MLS 2011 team preview: New York
New York Red Bulls
2010 record and finish: 15-9-6 (first place in Eastern Conference)
Key additions: M, Jan Gunnar Solli; F, Luke Rodgers; F, Corey Hertzog; M, Matt Kassel; D, Sacir Hot; D/M, Teemu Tainio
Key losses: D, Mike Petke; M, Seth Stammler; F, Juan Pablo Angel; F, John Wolyniec; D, Jeremy Hall; M, Luke Sassano; M, Sinisa Ubiparipovic
Key questions facing this team:
1. Can it take the next step?
New York was a favorite heading into the postseason last year, but lost to the San Jose Earthquakes in the Eastern Conference semifinals. And despite winning their conference during the regular season, the Red Bulls didn't look like they were anywhere near their potential. Head coach Hans Backe indicated that more time together as a team and better conditioning would see his side improve in 2011. "We've started the preseason on a much higher level compared to last season," Backe said. "Fitnesswise, every session has been a quality session and that's a key factor to having a successful season." The Red Bulls have also worked on keeping possession and eliminating unforced errors. But can they do all of the aforementioned while also managing to create more chances and spread the offense out with more players?
2. Is the defense up to snuff?
New York's major weakness last season was its defense. Save for super rookie Tim Ream, the back line never quite got into a groove. If New York is to absorb the first-class attacks of Seattle, Los Angeles, Dallas and Colorado this season, it will have to shore up its defense. Backe sees improvements. "I can see our defending shape looks very good early in the season," he said. "After one year with practice almost every week together, they look a lot more comfortable now."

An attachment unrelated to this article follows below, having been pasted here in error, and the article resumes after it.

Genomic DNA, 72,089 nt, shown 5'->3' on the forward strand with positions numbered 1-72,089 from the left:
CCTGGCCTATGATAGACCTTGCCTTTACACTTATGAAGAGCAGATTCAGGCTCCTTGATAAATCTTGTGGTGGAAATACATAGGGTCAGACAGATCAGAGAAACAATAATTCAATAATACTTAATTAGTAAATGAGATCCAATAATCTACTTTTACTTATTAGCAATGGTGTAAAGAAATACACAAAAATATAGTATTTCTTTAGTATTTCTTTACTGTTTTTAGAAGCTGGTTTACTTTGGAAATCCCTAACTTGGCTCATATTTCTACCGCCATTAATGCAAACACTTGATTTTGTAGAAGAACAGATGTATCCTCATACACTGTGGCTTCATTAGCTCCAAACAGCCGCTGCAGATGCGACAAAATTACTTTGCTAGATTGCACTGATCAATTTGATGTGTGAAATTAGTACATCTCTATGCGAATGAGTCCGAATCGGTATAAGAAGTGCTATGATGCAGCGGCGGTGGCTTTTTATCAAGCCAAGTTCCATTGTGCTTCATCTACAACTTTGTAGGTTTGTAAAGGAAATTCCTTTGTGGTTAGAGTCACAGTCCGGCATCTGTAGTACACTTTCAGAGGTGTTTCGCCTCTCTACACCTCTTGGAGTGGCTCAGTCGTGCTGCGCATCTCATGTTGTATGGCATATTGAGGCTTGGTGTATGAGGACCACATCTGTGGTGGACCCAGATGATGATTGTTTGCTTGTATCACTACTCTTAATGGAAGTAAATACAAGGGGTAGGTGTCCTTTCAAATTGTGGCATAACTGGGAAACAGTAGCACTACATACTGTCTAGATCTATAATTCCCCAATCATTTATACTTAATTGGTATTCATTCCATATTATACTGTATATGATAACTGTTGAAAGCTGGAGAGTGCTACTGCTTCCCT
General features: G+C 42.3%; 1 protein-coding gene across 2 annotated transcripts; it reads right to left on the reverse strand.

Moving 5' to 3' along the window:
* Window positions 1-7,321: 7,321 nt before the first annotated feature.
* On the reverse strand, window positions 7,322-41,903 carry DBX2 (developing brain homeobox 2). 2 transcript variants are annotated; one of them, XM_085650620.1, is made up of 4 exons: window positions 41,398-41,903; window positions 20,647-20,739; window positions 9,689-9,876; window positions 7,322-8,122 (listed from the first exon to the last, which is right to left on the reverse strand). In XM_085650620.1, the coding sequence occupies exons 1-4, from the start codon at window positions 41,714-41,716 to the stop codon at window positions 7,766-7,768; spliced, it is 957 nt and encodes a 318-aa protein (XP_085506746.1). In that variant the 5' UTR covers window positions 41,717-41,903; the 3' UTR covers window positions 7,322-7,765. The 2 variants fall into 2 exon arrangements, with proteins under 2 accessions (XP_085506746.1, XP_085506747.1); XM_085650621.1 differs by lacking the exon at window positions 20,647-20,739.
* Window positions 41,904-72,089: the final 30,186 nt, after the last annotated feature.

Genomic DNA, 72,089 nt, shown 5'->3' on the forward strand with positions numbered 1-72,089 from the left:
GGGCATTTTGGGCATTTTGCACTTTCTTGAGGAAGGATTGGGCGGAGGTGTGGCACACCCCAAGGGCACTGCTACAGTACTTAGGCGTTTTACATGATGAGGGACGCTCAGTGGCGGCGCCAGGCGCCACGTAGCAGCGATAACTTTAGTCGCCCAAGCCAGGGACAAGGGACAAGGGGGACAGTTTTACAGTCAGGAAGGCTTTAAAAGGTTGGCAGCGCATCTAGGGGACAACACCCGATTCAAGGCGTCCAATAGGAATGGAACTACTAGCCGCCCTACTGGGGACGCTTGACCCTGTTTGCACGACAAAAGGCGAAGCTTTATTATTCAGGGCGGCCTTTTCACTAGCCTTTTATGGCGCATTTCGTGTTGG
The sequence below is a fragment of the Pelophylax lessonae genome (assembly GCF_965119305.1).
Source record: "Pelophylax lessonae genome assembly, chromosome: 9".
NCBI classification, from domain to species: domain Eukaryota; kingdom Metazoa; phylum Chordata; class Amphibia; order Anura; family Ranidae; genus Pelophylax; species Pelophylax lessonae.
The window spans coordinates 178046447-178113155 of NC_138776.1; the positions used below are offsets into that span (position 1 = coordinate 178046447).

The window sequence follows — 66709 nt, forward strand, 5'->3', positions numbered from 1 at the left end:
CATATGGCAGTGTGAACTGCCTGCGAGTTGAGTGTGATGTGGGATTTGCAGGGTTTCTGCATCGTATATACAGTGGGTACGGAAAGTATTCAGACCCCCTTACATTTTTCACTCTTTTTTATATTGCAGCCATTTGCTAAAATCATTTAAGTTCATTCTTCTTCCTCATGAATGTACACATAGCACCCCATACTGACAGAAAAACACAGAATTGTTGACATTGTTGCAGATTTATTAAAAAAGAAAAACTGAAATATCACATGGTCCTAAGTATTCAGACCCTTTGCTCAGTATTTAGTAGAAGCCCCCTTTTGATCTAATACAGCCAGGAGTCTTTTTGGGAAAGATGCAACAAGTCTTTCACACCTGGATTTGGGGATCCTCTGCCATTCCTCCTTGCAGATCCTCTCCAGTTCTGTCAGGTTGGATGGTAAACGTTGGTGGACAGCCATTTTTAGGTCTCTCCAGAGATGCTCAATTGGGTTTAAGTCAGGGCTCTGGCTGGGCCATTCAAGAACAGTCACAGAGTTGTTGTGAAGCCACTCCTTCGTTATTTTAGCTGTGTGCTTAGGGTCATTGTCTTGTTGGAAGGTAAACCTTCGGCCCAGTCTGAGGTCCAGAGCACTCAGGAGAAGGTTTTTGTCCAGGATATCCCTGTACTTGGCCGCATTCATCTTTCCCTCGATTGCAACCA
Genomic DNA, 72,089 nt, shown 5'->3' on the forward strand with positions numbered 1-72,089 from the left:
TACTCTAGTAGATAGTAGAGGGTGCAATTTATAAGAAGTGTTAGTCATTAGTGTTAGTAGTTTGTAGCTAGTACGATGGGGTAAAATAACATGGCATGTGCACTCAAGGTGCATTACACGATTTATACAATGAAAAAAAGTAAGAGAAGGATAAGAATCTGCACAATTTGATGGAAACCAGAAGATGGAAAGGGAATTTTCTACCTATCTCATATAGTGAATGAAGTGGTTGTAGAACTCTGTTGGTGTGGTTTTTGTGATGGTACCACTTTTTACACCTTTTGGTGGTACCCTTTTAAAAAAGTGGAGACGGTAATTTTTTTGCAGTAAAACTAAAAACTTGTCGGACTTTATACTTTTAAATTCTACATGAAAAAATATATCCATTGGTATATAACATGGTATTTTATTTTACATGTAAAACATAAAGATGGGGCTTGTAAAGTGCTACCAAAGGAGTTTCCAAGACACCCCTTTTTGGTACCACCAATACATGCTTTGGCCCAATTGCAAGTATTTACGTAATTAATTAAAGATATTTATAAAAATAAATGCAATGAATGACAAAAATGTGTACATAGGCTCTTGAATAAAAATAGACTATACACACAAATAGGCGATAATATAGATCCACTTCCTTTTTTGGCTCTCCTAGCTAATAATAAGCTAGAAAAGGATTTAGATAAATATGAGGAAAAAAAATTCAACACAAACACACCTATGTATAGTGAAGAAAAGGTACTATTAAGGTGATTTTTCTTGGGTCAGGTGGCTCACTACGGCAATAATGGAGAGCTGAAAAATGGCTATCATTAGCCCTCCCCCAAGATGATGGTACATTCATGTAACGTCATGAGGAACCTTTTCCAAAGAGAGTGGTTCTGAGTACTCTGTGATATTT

3. Are the kids ready?
It's easy to confuse New York for a team of veterans, based on the presence of Thierry Henry, Rafa Marquez and the likes of Chris Albright, who help make up about half the roster. But below that high-profile surface, the club is loaded with young prospects too. Thirteen players on the roster are 23 or younger. And most are inexperienced. Because while defender Tim Ream might have played every minute of every game in 2010, the much-hyped forward Juan Agudelo still has played only 14 regular-season minutes and in four MLS games overall. Then there are eight rookies and Brazilian midfielder Marcos Paullo, who came over from Atletico Paranaense but has never played in a senior game either. Returning players such as Giorgi Chirgadze and Austin Da Luz have yet to make their senior debuts. Many of them will be called upon this season to compliment the veterans.
Biggest X Factor: Thierry Henry
Given his $5 million-plus annual price tag, Henry gave little bang for New York's buck after coming over from Barcelona in July. A campaign marred by injury yielded just 11 appearances, two goals and three assists. With Juan Pablo Angel, scorer of 58 regular-season goals in four seasons with the Red Bulls, off to the Los Angeles Galaxy, 33-year-old Henry will have to shoulder much more of the offensive load. He should be well within his abilities to accomplish this, even if he's lost a step, but the Red Bulls will be in dire straits if Henry fails to produce the goods.
Breakout player to watch: Juan Agudelo
Agudelo made two solid starts in the 2010 playoffs and impressed in quick flashes with the national team. But in the grand scheme of things, he is unproven. That said, he will have a chance to win more playing time this year. Henry won't play every minute, and the likely second starter up front, Luke Rodgers, is injury prone.
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Given the size of New York's payroll, which should be down only slightly from the record-setting $15 million ballpark it was in last year, the star power and the potent supporting cast, anything short of a first MLS title will constitute failure for the Red Bulls. With one of the best coaches in the league at the helm and the most talent ever assembled on a single MLS team, New York has a chance to do something special. But, warned Backe, everybody will have to learn to pick up some of the dirty work, one of the club's structural flaws last season. With superb talent both young and old and a nice blend of veterans and rookies, a dynasty could be born. Or it can be the league's biggest ever disaster by some distance.
Leander Schaerlaeckens is a soccer writer for ESPN.com. He can be reached at email@example.com.